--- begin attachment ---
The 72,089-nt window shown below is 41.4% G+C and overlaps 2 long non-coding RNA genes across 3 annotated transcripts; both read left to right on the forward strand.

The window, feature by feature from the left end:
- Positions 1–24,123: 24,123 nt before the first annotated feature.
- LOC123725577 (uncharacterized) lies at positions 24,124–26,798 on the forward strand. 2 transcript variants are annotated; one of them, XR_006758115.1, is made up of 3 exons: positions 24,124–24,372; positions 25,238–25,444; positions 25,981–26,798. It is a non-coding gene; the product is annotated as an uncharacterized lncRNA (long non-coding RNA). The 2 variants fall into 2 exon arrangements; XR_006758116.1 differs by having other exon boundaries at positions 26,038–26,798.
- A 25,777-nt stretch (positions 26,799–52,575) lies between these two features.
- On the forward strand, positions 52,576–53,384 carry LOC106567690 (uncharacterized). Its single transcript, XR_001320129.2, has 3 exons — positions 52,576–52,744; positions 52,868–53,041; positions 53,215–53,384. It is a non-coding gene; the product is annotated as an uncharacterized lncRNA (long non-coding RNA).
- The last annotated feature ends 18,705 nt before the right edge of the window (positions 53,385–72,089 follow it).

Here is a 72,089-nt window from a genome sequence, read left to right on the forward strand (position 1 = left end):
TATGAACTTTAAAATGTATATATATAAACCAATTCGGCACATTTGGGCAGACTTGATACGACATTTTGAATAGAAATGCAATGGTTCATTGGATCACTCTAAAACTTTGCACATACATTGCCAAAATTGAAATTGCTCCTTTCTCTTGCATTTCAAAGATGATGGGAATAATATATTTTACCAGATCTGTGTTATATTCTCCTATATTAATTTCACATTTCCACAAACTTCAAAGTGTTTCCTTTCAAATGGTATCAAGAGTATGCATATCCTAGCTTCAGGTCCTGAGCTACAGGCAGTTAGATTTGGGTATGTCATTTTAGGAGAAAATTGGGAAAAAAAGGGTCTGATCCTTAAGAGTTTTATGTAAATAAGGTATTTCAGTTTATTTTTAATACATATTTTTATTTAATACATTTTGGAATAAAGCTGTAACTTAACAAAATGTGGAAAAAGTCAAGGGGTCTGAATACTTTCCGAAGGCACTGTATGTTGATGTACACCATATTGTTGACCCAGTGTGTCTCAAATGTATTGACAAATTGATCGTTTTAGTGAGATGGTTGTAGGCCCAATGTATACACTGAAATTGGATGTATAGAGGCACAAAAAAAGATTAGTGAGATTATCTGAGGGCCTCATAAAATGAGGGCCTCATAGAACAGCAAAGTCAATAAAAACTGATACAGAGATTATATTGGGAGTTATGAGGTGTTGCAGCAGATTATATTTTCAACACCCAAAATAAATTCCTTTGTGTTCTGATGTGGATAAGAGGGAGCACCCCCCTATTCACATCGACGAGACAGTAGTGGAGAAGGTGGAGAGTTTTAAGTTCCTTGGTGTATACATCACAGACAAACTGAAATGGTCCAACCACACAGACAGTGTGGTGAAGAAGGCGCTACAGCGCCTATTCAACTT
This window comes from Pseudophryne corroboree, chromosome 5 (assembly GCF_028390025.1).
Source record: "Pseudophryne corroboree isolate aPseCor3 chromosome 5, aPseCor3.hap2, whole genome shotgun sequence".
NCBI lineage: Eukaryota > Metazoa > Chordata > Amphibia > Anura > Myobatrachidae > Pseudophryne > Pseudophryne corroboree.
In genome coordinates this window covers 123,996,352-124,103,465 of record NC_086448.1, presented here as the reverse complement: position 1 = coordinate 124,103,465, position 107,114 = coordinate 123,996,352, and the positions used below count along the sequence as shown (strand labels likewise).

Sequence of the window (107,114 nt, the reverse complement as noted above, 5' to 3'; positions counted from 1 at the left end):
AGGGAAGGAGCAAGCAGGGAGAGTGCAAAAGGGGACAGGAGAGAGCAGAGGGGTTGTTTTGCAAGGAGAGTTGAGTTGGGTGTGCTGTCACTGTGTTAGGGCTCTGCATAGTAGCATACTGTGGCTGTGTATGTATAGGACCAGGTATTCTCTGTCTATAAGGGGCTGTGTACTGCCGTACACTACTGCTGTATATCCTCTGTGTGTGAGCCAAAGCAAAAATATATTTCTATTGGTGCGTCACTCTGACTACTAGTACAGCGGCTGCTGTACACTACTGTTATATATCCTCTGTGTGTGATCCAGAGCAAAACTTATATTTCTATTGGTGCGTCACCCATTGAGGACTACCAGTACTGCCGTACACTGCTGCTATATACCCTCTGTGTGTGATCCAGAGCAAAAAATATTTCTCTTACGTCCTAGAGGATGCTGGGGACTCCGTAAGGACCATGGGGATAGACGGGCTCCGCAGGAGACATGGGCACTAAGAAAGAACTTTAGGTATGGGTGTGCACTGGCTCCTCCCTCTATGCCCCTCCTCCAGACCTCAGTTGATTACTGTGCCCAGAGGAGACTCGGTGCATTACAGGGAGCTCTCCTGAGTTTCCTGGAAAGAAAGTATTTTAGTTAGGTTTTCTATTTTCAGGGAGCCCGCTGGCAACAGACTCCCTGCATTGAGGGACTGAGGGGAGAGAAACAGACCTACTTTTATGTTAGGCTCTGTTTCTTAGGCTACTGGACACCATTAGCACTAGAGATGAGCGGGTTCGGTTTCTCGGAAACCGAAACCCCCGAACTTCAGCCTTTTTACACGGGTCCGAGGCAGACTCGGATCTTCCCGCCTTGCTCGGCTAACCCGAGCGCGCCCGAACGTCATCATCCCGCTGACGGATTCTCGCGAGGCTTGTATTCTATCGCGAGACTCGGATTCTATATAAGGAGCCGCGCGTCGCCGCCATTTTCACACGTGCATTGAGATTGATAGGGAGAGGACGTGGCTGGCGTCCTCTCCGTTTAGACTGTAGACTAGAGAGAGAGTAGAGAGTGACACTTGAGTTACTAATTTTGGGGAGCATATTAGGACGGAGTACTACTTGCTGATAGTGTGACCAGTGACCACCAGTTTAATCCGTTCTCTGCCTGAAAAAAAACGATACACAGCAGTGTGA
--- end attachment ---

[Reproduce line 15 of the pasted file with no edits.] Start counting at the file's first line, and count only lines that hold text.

AGGGAAGGAGCAAGCAGGGAGAGTGCAAAAGGGGACAGGAGAGAGCAGAGGGGTTGTTTTGCAAGGAGAGTTGAGTTGGGTGTGCTGTCACTGTGTTAGGGCTCTGCATAGTAGCATACTGTGGCTGTGTATGTATAGGACCAGGTATTCTCTGTCTATAAGGGGCTGTGTACTGCCGTACACTACTGCTGTATATCCTCTGTGTGTGAGCCAAAGCAAAAATATATTTCTATTGGTGCGTCACTCTGACTACTAGTACAGCGGCTGCTGTACACTACTGTTATATATCCTCTGTGTGTGATCCAGAGCAAAACTTATATTTCTATTGGTGCGTCACCCATTGAGGACTACCAGTACTGCCGTACACTGCTGCTATATACCCTCTGTGTGTGATCCAGAGCAAAAAATATTTCTCTTACGTCCTAGAGGATGCTGGGGACTCCGTAAGGACCATGGGGATAGACGGGCTCCGCAGGAGACATGGGCACTAAGAAAGAACTTTAGGTATGGGTGTGCACTGGCTCCTCCCTCTATGCCCCTCCTCCAGACCTCAGTTGATTACTGTGCCCAGAGGAGACTCGGTGCATTACAGGGAGCTCTCCTGAGTTTCCTGGAAAGAAAGTATTTTAGTTAGGTTTTCTATTTTCAGGGAGCCCGCTGGCAACAGACTCCCTGCATTGAGGGACTGAGGGGAGAGAAACAGACCTACTTTTATGTTAGGCTCTGTTTCTTAGGCTACTGGACACCATTAGCACTAGAGATGAGCGGGTTCGGTTTCTCGGAAACCGAAACCCCCGAACTTCAGCCTTTTTACACGGGTCCGAGGCAGACTCGGATCTTCCCGCCTTGCTCGGCTAACCCGAGCGCGCCCGAACGTCATCATCCCGCTGACGGATTCTCGCGAGGCTTGTATTCTATCGCGAGACTCGGATTCTATATAAGGAGCCGCGCGTCGCCGCCATTTTCACACGTGCATTGAGATTGATAGGGAGAGGACGTGGCTGGCGTCCTCTCCGTTTAGACTGTAGACTAGAGAGAGAGTAGAGAGTGACACTTGAGTTACTAATTTTGGGGAGCATATTAGGACGGAGTACTACTTGCTGATAGTGTGACCAGTGACCACCAGTTTAATCCGTTCTCTGCCTGAAAAAAAACGATACACAGCAGTGTGA